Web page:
However, in 2024, all 29 million households in the UK will be paying less for gas and electricity. In total, this energy saving will amount to £15 billion, over four times the size of the higher mortgage bill.

Diagram showing aggregate household cashflow being more affected by reduced energy bills than increasing mortgage payments

In other words, higher UK rates will not only increase consumer cash flow in aggregate, but the headwinds they cause for those refinancing in 2024 will be massively outweighed by the benefit of lower domestic energy bills for all households.

My conclusion, therefore, is that the MPC's policy tightening steps, which have been carefully calibrated by the committee and which were designed to deliver the appropriate monetary policy medicine to the UK economy to deliver inflation back to target, have, if anything, delivered economic stimulus to the UK consumer economy by boosting aggregate consumer cash flow. The uncomfortable reality is that UK inflation rose and then fell for reasons that had nothing to do with the domestic economy or official interest rates. The economy struggled last year mainly because higher energy prices and inflation acted like a tax on UK consumers. This year, the energy price "tax cut" will boost consumer cash flow, which, when combined with strong real income growth, will deliver much better growth to the overall economy.

This is quite hard to take on board. Effectively, I am saying that monetary policy no longer works as it used to in the UK. The UK consumer economy's sensitivity to interest rate changes has altered fundamentally, and this might be one of the reasons why the Bank of England's forecasts for the economy have been, and in my opinion, continue to be so wrong.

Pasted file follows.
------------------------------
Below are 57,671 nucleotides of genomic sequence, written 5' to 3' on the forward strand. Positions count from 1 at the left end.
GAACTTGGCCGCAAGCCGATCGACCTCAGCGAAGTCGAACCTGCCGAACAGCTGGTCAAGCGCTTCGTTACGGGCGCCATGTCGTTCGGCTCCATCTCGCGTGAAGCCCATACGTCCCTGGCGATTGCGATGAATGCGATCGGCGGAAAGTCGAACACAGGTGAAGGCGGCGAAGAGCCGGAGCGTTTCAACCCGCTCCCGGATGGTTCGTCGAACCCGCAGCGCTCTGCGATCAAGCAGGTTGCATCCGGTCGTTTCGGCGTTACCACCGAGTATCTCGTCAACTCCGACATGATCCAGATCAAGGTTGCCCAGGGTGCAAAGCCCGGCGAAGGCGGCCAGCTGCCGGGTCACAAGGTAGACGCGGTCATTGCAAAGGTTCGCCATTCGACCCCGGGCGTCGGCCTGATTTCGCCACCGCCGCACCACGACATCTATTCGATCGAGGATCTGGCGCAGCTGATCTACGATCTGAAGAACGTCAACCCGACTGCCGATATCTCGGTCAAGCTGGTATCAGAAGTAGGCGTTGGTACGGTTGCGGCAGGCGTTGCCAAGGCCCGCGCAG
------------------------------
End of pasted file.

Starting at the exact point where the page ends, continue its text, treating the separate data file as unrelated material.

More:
So, who can control UK inflation? Conventional thinking would, of course, point to the Bank of England and its core function to deliver price stability, but if I am right, and the evidence seems to support my assertion, that the relationship between base rates and consumer cash flows has fundamentally changed, then this conventional thinking needs to be rethought. Based on what I see, higher rates boost consumer cash flows, not reduce them. Consequently, the MPC's traditional approach to delivering price stability might need, at least, to be re-examined. Maybe this is one of the things Ben Bernanke had in mind when he recommended recently that the Bank of England thoroughly revamp its UK economic model.

Disclaimer: These articles are provided for information purposes only. The content is not intended to be a personal recommendation to buy or sell any financial instrument or product, or to adopt any investment strategy as it is not provided based on an assessment of your investing knowledge and experience, your financial situation or your investment objectives. The value of your investments, and the income derived from them, may go down as well as up. You may not get back all the money that you invest. The investments referred to in this article may not be suitable for all investors, and if in doubt, an investor should seek advice from a qualified investment advisor.